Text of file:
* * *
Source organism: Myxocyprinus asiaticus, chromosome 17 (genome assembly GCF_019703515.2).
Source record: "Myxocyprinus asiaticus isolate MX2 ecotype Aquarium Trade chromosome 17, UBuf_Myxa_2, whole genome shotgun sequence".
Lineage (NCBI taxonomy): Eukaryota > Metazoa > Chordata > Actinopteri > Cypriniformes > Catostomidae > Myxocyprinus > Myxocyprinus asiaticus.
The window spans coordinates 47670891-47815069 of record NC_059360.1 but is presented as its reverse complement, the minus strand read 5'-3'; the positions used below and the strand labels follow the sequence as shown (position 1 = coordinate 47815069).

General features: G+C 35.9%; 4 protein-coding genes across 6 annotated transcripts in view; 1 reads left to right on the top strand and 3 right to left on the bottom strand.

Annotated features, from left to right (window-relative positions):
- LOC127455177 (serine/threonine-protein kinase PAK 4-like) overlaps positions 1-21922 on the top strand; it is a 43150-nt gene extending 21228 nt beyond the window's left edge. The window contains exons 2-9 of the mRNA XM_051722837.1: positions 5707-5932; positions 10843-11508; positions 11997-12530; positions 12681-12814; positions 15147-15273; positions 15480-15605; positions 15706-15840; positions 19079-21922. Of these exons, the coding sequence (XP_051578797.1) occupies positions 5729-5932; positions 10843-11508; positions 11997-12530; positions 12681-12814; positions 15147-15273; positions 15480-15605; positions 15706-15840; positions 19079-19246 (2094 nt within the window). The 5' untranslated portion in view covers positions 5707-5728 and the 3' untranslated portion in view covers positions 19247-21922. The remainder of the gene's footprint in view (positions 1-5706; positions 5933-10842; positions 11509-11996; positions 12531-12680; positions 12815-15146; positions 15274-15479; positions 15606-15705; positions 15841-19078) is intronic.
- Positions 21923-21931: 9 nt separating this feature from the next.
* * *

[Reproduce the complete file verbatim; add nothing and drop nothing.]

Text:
Source organism: Myxocyprinus asiaticus, chromosome 17 (genome assembly GCF_019703515.2).
Source record: "Myxocyprinus asiaticus isolate MX2 ecotype Aquarium Trade chromosome 17, UBuf_Myxa_2, whole genome shotgun sequence".
Lineage (NCBI taxonomy): Eukaryota > Metazoa > Chordata > Actinopteri > Cypriniformes > Catostomidae > Myxocyprinus > Myxocyprinus asiaticus.
The window spans coordinates 47670891-47815069 of record NC_059360.1 but is presented as its reverse complement, the minus strand read 5'-3'; the positions used below and the strand labels follow the sequence as shown (position 1 = coordinate 47815069).

General features: G+C 35.9%; 4 protein-coding genes across 6 annotated transcripts in view; 1 reads left to right on the top strand and 3 right to left on the bottom strand.

Annotated features, from left to right (window-relative positions):
- LOC127455177 (serine/threonine-protein kinase PAK 4-like) overlaps positions 1-21922 on the top strand; it is a 43150-nt gene extending 21228 nt beyond the window's left edge. The window contains exons 2-9 of the mRNA XM_051722837.1: positions 5707-5932; positions 10843-11508; positions 11997-12530; positions 12681-12814; positions 15147-15273; positions 15480-15605; positions 15706-15840; positions 19079-21922. Of these exons, the coding sequence (XP_051578797.1) occupies positions 5729-5932; positions 10843-11508; positions 11997-12530; positions 12681-12814; positions 15147-15273; positions 15480-15605; positions 15706-15840; positions 19079-19246 (2094 nt within the window). The 5' untranslated portion in view covers positions 5707-5728 and the 3' untranslated portion in view covers positions 19247-21922. The remainder of the gene's footprint in view (positions 1-5706; positions 5933-10842; positions 11509-11996; positions 12531-12680; positions 12815-15146; positions 15274-15479; positions 15606-15705; positions 15841-19078) is intronic.
- Positions 21923-21931: 9 nt separating this feature from the next.